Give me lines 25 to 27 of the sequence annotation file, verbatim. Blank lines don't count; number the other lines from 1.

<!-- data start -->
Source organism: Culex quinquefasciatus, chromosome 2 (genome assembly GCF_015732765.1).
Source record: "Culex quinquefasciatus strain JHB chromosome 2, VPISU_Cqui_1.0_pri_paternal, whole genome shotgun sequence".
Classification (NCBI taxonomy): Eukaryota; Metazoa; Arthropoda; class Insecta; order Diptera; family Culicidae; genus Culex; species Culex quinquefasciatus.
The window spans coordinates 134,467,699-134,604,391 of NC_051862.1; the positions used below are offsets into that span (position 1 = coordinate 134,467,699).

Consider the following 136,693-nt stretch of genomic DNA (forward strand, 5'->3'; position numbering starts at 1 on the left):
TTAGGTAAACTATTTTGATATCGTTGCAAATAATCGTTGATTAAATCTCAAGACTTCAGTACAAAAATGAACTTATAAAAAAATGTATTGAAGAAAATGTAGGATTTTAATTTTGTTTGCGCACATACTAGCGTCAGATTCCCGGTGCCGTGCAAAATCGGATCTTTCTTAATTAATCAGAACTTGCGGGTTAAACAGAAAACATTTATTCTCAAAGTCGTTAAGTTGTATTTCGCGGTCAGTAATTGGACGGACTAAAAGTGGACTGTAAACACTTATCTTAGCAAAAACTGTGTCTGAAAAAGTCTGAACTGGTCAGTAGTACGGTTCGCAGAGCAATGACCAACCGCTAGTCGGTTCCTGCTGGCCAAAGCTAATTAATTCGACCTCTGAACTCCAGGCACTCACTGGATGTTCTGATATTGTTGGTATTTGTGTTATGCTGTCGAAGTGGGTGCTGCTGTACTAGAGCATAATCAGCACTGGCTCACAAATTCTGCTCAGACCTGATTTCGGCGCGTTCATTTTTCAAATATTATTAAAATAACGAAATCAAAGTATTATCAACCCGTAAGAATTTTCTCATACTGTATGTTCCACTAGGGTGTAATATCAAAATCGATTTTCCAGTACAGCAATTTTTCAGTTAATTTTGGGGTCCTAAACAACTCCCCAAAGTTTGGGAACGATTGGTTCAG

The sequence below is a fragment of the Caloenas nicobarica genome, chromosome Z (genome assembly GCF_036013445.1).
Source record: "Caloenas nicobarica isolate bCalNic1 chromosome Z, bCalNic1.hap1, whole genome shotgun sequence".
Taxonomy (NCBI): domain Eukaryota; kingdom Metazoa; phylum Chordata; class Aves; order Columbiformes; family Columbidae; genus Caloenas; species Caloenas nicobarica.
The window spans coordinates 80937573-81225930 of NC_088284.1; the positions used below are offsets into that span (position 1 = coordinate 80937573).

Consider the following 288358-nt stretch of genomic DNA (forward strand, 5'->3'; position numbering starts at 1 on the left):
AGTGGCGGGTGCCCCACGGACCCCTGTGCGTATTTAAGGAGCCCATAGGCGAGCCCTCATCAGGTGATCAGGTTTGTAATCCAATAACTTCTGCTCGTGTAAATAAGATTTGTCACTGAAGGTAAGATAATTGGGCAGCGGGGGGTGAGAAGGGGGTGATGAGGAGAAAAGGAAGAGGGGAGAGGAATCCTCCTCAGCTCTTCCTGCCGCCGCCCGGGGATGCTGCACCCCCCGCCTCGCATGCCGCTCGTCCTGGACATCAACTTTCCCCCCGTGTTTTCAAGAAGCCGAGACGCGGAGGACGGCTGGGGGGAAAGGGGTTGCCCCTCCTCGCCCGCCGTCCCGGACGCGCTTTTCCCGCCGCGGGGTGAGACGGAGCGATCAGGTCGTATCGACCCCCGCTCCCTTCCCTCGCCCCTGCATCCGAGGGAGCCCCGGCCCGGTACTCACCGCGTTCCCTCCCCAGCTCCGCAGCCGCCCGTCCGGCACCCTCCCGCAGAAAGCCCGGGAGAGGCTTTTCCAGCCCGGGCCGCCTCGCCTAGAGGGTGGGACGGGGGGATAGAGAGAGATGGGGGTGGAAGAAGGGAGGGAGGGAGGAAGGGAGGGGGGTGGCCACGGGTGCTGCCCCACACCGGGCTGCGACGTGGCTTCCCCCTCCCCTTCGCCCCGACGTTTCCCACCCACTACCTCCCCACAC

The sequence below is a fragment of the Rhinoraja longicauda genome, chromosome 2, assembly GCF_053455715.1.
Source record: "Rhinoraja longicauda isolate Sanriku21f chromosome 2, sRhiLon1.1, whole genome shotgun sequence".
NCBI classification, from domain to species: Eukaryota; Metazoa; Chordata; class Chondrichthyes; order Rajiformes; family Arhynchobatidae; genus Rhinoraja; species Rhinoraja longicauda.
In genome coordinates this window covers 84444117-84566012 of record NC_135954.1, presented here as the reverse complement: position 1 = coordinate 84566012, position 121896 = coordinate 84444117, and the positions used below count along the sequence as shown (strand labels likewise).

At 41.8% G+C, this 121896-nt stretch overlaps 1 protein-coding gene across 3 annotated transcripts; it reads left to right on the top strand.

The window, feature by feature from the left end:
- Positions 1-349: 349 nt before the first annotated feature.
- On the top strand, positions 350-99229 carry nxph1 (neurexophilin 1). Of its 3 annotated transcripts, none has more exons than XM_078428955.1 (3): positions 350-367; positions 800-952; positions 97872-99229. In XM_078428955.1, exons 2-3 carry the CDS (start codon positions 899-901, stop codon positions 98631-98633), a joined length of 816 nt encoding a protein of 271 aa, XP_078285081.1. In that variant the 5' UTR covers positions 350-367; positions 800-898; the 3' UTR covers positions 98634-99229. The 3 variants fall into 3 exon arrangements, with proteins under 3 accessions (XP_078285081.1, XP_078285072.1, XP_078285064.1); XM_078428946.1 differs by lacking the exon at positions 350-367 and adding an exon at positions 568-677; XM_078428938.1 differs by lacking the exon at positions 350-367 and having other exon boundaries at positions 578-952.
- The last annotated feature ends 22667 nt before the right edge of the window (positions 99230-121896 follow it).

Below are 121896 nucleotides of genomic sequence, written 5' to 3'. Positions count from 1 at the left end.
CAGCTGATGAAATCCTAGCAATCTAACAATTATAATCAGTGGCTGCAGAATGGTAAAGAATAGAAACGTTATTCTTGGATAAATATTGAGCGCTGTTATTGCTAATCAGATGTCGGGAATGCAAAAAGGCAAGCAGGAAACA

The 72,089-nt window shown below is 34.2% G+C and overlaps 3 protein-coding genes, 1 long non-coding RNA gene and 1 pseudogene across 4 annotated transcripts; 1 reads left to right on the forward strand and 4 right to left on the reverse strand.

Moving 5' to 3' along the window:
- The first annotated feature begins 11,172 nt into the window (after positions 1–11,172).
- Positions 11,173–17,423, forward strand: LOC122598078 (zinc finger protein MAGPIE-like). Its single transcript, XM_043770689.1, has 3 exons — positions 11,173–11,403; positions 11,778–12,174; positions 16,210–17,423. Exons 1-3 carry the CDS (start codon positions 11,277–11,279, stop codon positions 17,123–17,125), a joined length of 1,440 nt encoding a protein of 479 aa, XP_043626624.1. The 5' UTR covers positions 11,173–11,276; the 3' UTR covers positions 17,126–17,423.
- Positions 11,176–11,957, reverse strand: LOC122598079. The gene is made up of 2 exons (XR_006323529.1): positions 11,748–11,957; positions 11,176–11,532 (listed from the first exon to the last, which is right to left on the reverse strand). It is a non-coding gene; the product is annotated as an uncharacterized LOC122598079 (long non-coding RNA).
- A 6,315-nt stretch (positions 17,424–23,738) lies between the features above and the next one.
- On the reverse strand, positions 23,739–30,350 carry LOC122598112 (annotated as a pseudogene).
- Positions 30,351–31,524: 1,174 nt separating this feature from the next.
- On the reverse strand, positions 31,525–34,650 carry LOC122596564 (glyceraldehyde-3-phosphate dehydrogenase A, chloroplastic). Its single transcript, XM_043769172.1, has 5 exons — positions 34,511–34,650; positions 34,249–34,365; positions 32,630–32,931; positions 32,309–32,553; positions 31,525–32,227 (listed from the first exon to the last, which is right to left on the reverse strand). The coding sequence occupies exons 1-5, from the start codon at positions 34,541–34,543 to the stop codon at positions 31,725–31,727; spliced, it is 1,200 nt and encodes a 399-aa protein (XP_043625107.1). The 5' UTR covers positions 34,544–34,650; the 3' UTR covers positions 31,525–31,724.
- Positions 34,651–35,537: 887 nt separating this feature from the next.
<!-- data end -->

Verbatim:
Moving 5' to 3' along the window:
- The first annotated feature begins 11,172 nt into the window (after positions 1–11,172).
- Positions 11,173–17,423, forward strand: LOC122598078 (zinc finger protein MAGPIE-like). Its single transcript, XM_043770689.1, has 3 exons — positions 11,173–11,403; positions 11,778–12,174; positions 16,210–17,423. Exons 1-3 carry the CDS (start codon positions 11,277–11,279, stop codon positions 17,123–17,125), a joined length of 1,440 nt encoding a protein of 479 aa, XP_043626624.1. The 5' UTR covers positions 11,173–11,276; the 3' UTR covers positions 17,126–17,423.